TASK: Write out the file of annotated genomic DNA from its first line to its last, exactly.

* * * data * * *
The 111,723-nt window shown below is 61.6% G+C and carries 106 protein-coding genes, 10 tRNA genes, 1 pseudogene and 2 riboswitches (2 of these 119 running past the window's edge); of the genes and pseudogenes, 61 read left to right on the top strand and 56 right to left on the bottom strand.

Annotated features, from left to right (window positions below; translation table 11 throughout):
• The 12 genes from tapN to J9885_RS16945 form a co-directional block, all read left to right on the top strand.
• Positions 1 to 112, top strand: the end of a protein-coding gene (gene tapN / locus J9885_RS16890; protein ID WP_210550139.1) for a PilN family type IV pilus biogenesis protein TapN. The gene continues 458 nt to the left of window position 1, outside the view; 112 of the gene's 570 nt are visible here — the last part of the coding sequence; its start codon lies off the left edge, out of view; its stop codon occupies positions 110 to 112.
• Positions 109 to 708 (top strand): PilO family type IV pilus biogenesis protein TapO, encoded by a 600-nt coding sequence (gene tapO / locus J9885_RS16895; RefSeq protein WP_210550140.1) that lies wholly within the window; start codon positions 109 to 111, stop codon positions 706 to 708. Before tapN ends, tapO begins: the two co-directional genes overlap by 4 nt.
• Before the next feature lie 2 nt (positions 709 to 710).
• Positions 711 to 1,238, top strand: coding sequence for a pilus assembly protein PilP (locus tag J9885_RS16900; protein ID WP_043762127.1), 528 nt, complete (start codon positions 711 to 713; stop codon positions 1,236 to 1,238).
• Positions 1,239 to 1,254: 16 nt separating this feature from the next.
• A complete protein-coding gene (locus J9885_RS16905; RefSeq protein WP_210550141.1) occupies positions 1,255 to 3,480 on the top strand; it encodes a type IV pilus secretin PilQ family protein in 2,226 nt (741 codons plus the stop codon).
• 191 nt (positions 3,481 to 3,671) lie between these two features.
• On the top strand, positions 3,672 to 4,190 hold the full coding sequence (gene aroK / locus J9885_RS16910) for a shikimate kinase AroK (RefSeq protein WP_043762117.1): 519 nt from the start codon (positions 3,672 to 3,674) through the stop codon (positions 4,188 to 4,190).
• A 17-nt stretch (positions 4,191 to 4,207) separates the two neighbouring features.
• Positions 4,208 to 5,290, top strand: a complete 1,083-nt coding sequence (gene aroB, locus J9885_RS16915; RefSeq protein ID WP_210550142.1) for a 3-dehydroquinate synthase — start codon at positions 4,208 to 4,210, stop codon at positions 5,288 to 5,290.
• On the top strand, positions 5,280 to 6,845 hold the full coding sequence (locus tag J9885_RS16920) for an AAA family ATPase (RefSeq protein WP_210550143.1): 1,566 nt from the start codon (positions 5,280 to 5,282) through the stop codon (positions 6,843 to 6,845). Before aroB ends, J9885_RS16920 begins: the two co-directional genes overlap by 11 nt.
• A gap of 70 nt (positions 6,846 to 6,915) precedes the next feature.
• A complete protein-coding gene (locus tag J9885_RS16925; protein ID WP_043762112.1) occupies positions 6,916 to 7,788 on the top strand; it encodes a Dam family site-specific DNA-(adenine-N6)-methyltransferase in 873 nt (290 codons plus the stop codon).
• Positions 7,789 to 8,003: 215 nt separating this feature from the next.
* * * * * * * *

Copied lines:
The 111,723-nt window shown below is 61.6% G+C and carries 106 protein-coding genes, 10 tRNA genes, 1 pseudogene and 2 riboswitches (2 of these 119 running past the window's edge); of the genes and pseudogenes, 61 read left to right on the top strand and 56 right to left on the bottom strand.

Annotated features, from left to right (window positions below; translation table 11 throughout):
• The 12 genes from tapN to J9885_RS16945 form a co-directional block, all read left to right on the top strand.
• Positions 1 to 112, top strand: the end of a protein-coding gene (gene tapN / locus J9885_RS16890; protein ID WP_210550139.1) for a PilN family type IV pilus biogenesis protein TapN. The gene continues 458 nt to the left of window position 1, outside the view; 112 of the gene's 570 nt are visible here — the last part of the coding sequence; its start codon lies off the left edge, out of view; its stop codon occupies positions 110 to 112.
• Positions 109 to 708 (top strand): PilO family type IV pilus biogenesis protein TapO, encoded by a 600-nt coding sequence (gene tapO / locus J9885_RS16895; RefSeq protein WP_210550140.1) that lies wholly within the window; start codon positions 109 to 111, stop codon positions 706 to 708. Before tapN ends, tapO begins: the two co-directional genes overlap by 4 nt.
• Before the next feature lie 2 nt (positions 709 to 710).
• Positions 711 to 1,238, top strand: coding sequence for a pilus assembly protein PilP (locus tag J9885_RS16900; protein ID WP_043762127.1), 528 nt, complete (start codon positions 711 to 713; stop codon positions 1,236 to 1,238).
• Positions 1,239 to 1,254: 16 nt separating this feature from the next.
• A complete protein-coding gene (locus J9885_RS16905; RefSeq protein WP_210550141.1) occupies positions 1,255 to 3,480 on the top strand; it encodes a type IV pilus secretin PilQ family protein in 2,226 nt (741 codons plus the stop codon).
• 191 nt (positions 3,481 to 3,671) lie between these two features.
• On the top strand, positions 3,672 to 4,190 hold the full coding sequence (gene aroK / locus J9885_RS16910) for a shikimate kinase AroK (RefSeq protein WP_043762117.1): 519 nt from the start codon (positions 3,672 to 3,674) through the stop codon (positions 4,188 to 4,190).
• A 17-nt stretch (positions 4,191 to 4,207) separates the two neighbouring features.
• Positions 4,208 to 5,290, top strand: a complete 1,083-nt coding sequence (gene aroB, locus J9885_RS16915; RefSeq protein ID WP_210550142.1) for a 3-dehydroquinate synthase — start codon at positions 4,208 to 4,210, stop codon at positions 5,288 to 5,290.
• On the top strand, positions 5,280 to 6,845 hold the full coding sequence (locus tag J9885_RS16920) for an AAA family ATPase (RefSeq protein WP_210550143.1): 1,566 nt from the start codon (positions 5,280 to 5,282) through the stop codon (positions 6,843 to 6,845). Before aroB ends, J9885_RS16920 begins: the two co-directional genes overlap by 11 nt.
• A gap of 70 nt (positions 6,846 to 6,915) precedes the next feature.
• A complete protein-coding gene (locus tag J9885_RS16925; protein ID WP_043762112.1) occupies positions 6,916 to 7,788 on the top strand; it encodes a Dam family site-specific DNA-(adenine-N6)-methyltransferase in 873 nt (290 codons plus the stop codon).
• Positions 7,789 to 8,003: 215 nt separating this feature from the next.